Lizzie: Yeah (laughs). Um, the Snake Wife, which involves a man rescuing a snake. Then the snake wife becomes pregnant and confines herself to a hut while she’s pregnant, but the husband peeks into the hut and sees a snake, so she leaves him with the child but also gouges out one of her eyes so that the child can lick it when it wants milk.

Zoe: Okay.

Lizzie: Yup! There's also a fox wife, a cat wife, and a fish wife or tortoise wife.

Zoe: Hm. Those all make sense.

Lizzie: Yeah! I believe the Crane Wife is the most well-known out of all of these.

Zoe: Mm hmm.

Lizzie: There are examples of these in other cultures as well, but Kobayashi notes that what makes Japanese animal-wife tales different is that it’s the animal woman who knocks on the door of the man’s house, and it’s the animal woman who leaves the man. Some examples of animal-wife tales from other cultures include the Scottish selkie wife, or seal wife--

Zoe: Mm hmm.

Lizzie: --and the Korean pond-snail wife. In the selkie wife tale, the man captures the selkie who reluctantly marries him.

Zoe: Yeah.

Lizzie: The man steals her skin, and she tries to leave him by looking for her skin. When she eventually finds it, she turns back into a selkie and escapes. In the pond-snail wife tale, a man hears a woman’s voice in a field, where he then discovers a pond-snail, which he brings back home with him. After he does that, when he returns home for the day, there is always a home-cooked meal waiting for him. He discovers that the pond-snail has turned into a woman and that she cooked the meals for him. The man captures her and takes her as his wife, but then a feudal lord steals her away. The man dies of sadness, and the pond-snail wife takes her own life.

Zoe: Wow!

Lizzie: The ending to this tale can vary regionally, and sometimes involves a happy ending where the couple defeat the feudal lord and then live happily ever after. So that's...nice.

Zoe: Mm hmm!

Lizzie: Kobayashi also mentions the story of Melusine, who is a figure from European folklore, usually French, who is a serpent or fish from the waist down and marries a nobleman, who she makes promise to give her privacy while she bathes. When she realizes that he has seen her bathing and discovered her true form, she leaves him.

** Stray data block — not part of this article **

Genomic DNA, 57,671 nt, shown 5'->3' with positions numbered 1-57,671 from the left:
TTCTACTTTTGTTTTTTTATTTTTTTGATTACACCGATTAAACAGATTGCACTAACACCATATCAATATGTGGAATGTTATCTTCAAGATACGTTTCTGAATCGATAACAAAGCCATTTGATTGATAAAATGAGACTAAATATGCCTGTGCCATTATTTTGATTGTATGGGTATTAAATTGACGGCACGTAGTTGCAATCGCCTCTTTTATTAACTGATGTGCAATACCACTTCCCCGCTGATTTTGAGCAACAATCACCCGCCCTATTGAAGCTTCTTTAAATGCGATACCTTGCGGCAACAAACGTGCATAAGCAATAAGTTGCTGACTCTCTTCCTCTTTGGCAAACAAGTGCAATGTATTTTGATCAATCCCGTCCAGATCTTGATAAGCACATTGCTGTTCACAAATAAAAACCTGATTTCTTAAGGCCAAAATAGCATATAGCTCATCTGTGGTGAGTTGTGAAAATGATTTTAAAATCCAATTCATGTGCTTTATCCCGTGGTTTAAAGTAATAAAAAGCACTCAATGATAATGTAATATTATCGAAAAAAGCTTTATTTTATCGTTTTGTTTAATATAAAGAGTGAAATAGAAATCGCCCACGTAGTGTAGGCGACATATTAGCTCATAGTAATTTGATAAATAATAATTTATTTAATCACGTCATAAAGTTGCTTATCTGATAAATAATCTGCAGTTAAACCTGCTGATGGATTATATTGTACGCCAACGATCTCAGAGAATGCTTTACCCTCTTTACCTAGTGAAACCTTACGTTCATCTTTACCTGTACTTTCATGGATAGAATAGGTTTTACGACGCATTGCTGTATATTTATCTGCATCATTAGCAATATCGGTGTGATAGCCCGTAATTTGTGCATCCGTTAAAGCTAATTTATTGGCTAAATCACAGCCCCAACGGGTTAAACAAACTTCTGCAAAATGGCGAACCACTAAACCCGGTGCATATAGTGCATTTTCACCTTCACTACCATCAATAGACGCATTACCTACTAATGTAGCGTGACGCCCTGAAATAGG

Zoe: Mm hmm.

Lizzie: There are also a number of other stories that you could compare to the Crane Wife, for example the Norwegian folktale “East of the Sun, West of the Moon,” or the Chinese Legend of the White Snake, or a story that Scheherazade tells in A Thousand and One Nights about a man who marries a tortoise, but we don’t have time to get into all of that. But generally, the archetype of marriage or cohabitation between a human and a non-human, or specifically between a human man and an animal wife, is extremely common in many parts of the world.

Kobayashi mentions in the article “Is the Animal Woman a Meek or an Ambitious Figure in Japanese Folktales? An Examination of the Appeal of Japanese Animal-Wife Tales,” that one thing that distinguishes Japanese animal-wife tales from animal-wife tales from other places, and also one of the main things that make this tale type notable is that it’s the animal wife who approaches the man. One reason this is notable is because it involves a reversal of what’s expected of women to be the one who initiates the cohabitation and who actively seeks out the man.

Zoe: Hmm.

Lizzie: This is atypical, according to the social order of Japan as typically noted in folktales, where there was a general attitude of “gentlemen first, ladies second," such that even gods and goddesses had to adhere to it. In this way, the appeal to the animal-wife tales is the gap between reality and fantasy, a gap that is common to folklore in general and is, in this case, meant to evoke surprise or even humor. In this way, we can read animal-wife stories such as “The Crane Wife” as a sort of punishment to women who initiate romantic contact with men.